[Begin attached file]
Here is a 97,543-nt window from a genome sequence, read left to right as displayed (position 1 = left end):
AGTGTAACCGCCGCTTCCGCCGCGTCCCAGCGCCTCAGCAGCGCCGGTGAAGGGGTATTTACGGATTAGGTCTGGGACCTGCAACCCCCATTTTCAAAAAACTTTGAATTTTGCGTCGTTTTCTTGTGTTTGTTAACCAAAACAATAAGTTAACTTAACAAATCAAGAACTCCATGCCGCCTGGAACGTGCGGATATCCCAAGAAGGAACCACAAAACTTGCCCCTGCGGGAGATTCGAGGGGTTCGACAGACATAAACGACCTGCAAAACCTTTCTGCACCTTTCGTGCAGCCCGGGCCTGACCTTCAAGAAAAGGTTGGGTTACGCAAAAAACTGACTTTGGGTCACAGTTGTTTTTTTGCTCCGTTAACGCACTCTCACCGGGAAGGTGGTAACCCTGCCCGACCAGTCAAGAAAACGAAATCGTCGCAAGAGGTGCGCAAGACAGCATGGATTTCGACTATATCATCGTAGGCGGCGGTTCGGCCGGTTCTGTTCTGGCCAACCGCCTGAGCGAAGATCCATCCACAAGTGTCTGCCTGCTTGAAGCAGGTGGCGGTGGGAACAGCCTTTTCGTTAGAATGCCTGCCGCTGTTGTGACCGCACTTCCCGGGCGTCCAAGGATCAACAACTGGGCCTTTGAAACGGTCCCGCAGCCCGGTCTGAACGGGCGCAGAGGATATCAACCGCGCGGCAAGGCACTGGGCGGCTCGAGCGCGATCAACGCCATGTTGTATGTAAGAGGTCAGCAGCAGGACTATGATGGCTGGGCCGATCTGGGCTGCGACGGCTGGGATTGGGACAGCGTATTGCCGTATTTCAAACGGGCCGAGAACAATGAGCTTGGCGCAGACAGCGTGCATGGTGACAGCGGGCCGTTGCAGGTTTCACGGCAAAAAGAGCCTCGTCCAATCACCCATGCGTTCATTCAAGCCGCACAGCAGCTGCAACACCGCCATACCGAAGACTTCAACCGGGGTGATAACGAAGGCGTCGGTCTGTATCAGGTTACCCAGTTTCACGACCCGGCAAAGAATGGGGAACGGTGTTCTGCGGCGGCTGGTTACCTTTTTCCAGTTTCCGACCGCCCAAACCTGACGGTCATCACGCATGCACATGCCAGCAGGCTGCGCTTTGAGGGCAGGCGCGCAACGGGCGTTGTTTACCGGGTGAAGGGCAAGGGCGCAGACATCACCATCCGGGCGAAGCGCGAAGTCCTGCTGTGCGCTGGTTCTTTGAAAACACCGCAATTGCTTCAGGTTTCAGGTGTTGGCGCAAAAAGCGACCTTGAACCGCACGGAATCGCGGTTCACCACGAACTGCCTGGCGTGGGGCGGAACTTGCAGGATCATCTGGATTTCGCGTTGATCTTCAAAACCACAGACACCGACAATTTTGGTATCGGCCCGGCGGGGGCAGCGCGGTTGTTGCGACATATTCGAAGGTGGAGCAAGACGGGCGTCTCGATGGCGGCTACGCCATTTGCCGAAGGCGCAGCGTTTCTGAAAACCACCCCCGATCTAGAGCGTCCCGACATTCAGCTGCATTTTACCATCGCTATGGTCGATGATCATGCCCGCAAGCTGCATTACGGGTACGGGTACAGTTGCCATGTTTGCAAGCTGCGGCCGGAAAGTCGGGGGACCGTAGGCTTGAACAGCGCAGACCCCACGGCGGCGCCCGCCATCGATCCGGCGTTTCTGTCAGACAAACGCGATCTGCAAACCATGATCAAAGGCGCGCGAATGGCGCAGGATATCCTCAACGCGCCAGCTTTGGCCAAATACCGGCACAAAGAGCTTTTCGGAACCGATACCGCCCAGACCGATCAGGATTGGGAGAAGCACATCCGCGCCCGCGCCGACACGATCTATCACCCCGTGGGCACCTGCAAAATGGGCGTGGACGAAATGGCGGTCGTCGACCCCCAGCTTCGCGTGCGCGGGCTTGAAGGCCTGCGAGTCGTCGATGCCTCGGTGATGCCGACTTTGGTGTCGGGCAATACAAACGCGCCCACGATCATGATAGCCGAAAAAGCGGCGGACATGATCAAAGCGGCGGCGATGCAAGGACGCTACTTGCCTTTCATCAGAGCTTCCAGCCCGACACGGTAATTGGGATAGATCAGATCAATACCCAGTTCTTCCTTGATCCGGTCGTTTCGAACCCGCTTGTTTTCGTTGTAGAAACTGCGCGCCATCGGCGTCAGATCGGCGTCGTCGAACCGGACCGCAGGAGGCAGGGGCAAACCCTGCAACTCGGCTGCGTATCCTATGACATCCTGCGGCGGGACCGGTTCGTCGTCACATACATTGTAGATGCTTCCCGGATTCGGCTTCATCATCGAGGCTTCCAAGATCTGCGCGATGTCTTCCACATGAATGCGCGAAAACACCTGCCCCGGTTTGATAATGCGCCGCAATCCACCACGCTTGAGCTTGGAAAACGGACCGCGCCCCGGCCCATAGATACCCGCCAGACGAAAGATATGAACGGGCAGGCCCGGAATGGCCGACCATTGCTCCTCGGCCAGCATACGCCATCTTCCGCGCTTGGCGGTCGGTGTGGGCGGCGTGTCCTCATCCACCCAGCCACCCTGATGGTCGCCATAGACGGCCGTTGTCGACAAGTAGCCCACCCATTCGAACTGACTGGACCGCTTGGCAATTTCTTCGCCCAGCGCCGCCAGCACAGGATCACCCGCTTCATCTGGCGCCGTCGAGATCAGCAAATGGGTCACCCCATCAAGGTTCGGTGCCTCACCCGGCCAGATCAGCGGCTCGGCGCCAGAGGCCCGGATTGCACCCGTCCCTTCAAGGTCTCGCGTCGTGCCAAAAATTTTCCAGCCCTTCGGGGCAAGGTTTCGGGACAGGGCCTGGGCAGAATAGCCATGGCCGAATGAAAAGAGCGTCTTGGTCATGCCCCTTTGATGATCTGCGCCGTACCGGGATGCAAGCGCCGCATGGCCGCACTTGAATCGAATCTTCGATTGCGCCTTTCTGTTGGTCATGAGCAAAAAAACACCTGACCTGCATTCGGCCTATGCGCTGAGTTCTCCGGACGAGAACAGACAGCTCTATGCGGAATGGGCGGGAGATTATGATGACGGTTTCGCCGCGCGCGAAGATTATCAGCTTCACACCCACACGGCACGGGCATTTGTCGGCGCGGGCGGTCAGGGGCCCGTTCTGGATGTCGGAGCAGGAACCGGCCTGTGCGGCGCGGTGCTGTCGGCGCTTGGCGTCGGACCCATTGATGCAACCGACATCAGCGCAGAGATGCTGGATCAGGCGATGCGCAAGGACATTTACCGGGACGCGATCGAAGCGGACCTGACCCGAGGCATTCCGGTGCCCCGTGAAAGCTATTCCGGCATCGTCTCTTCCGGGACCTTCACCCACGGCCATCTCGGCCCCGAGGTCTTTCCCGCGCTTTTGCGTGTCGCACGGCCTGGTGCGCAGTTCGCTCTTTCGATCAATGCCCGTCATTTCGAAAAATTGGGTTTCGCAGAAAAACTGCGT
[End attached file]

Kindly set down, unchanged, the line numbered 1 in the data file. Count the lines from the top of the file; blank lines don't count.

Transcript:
Here is a 97,543-nt window from a genome sequence, read left to right as displayed (position 1 = left end):